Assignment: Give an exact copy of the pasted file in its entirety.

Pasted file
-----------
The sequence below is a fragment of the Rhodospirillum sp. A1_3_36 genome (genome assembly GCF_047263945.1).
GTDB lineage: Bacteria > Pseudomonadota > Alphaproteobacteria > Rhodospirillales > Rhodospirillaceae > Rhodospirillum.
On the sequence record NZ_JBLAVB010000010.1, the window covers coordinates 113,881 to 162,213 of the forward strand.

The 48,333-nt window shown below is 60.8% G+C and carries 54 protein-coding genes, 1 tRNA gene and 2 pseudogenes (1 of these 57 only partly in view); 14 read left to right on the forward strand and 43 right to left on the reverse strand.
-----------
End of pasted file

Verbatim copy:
The sequence below is a fragment of the Rhodospirillum sp. A1_3_36 genome (genome assembly GCF_047263945.1).
GTDB lineage: Bacteria > Pseudomonadota > Alphaproteobacteria > Rhodospirillales > Rhodospirillaceae > Rhodospirillum.
On the sequence record NZ_JBLAVB010000010.1, the window covers coordinates 113,881 to 162,213 of the forward strand.

The 48,333-nt window shown below is 60.8% G+C and carries 54 protein-coding genes, 1 tRNA gene and 2 pseudogenes (1 of these 57 only partly in view); 14 read left to right on the forward strand and 43 right to left on the reverse strand.